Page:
I heard a lot about the salt content in the P & Q. How did it work out for you? Was the rise time crazy long? Did anyone try it overnight? Do tell!
Yup. Too salty. Otherwise a good loaf!
Mine was a total failure…salty and flat as a pancake! Not a winning recipe for me at all. On to the next challenge!
I was afraid it was a failure (the rise wasn’t what I expected), but googled ‘semolina bread’ and learned it’s really not a “poofy” loaf! I did think it was too salty – but I’m going to try again with less salt.
A perfectly delicious bread! One I would expect to purchase at an Artisan bread shope. I did cup the salt down to 1 1/2 teaspoons. I will make this again soon–with fresh rosemary! Great recipe.
The salt was spot on…the rise was my issue. It rose, but not very high. Didn’t have a razor…used a sharp knife, but hardly slashed it because it seemed like it was going to deflate. I stopped while I was ahead…maybe I should have baked it more to get a darker crust. Didn’t care for the smell of the bread when it came out of the oven. It was sort of a sour dough type smell and butter…offputting. It was strange. Overall…it was ok.
The next day I made appetizers; slices of toasted bread topped with slices of London Broil drizzled with olive oil. This worked out well.
A repeat? Not for me…
I had to sit this one out, due to our extremely hot and humid weather recently. Turning on the oven to bake was more than I could handle ;) I’ve been reading the P&Q and the chatter and will be curious to see how mine turns out once it cools down enough to bake it! ;)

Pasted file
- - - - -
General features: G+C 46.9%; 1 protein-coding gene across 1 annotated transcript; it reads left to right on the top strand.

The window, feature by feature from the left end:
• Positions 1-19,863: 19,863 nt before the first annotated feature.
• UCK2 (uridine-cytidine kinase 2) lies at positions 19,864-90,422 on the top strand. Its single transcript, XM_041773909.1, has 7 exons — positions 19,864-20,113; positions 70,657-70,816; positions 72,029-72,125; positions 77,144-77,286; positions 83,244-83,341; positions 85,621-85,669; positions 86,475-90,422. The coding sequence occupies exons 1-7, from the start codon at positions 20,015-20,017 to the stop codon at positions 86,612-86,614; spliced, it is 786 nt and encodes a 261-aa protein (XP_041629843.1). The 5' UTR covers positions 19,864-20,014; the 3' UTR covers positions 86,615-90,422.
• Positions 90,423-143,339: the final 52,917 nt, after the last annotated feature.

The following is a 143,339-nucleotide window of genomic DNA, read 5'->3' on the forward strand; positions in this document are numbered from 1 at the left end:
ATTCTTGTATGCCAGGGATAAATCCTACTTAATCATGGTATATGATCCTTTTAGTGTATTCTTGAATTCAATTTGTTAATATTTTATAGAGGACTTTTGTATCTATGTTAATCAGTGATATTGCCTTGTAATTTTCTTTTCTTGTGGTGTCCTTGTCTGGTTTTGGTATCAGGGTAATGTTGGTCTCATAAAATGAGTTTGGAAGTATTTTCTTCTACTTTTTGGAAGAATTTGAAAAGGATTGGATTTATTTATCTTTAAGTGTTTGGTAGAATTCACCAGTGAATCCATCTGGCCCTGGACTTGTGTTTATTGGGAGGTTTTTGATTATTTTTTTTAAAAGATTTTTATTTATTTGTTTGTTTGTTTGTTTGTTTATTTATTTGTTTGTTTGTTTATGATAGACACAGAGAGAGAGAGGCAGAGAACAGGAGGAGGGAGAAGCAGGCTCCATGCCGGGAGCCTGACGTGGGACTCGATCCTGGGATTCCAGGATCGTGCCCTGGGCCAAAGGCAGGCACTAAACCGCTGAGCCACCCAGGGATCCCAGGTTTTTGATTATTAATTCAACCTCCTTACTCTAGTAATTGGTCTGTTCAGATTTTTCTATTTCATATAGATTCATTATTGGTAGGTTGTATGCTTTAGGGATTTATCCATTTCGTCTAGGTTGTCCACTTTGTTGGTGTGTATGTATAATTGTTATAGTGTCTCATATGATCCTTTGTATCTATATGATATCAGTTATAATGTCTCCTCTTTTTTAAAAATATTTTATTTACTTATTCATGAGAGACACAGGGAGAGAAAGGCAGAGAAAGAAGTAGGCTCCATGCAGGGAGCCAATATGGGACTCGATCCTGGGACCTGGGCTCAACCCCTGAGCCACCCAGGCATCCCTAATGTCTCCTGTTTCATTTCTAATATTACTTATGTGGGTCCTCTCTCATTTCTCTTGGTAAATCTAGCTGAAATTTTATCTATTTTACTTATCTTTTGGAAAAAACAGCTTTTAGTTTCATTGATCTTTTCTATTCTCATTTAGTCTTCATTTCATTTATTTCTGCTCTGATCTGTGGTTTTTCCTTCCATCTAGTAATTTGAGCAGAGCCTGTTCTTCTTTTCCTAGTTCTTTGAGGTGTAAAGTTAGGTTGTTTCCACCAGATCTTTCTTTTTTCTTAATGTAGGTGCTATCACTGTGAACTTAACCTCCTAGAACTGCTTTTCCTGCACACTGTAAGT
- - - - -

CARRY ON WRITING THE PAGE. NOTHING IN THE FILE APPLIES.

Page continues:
I actually think mine turned out pretty good. I did reduce the salt slightly and added sesame seeds and an egg wash. I would make this again! And probably will because I don’t know what else to do with the leftover semolina flour I have.
I thought it was good. Nice and crisp on the outside and soft and chewy in the middle. And really forgiving because those rise times kept getting away from me. I did cut down on the salt to 1 1/2 tsp and could probably cut it 1/4 tsp more. I will definitely make it again. It actually worked in super humid Houston! Yeah!
My pictures were thanks to Carmen at Baking Is My Zen. The true confessions are my own … http://www.praycookblog.com
I was worried after seeing all the complaints about salt level in the P&Q, since I stupidly went to check once the dough was on its first rise… but I actually found the salt level was just perfect (though, I do prefer my bread to be slightly salty, so that may explain it). I can see how it would be a bit much with salted butter or cold cuts, though.
My loaf came out very light and fluffy, probably because I used a fine semolina flour (same one we use for making pasta). The only adjustment I ended up making was baking for an extra 10 mins, because loaf was still quite pale after 35 mins in the oven.
I liked this bread. It was easy to mix, not like the brioche. For me 1.5 hours were absolutely enough for each rise. It was perfect with some wild garlic pesto. :))))
I did my first rise for 4 hours and my second for 8 AND overnight in the fridge… not intentional but I was gone longer than expected, it ended up working out very well
Mine wasn’t overly salty, though I probably would drop the salt down to 1 1/2 tsp. Two hours at room temperature didn’t cut it for the rises. I finished the rises in a warm-ish oven (90-120 degreees F); even then it didn’t rise too much.
My loaf also had a third rise in a loaf pan after it flattened and spread during the second rise.
Besides the slightly more salty flavor, this bread was outstanding for me. I’m still new to the whole bread situation, but felt that as someone else mentioned it could have come from a real bakery!
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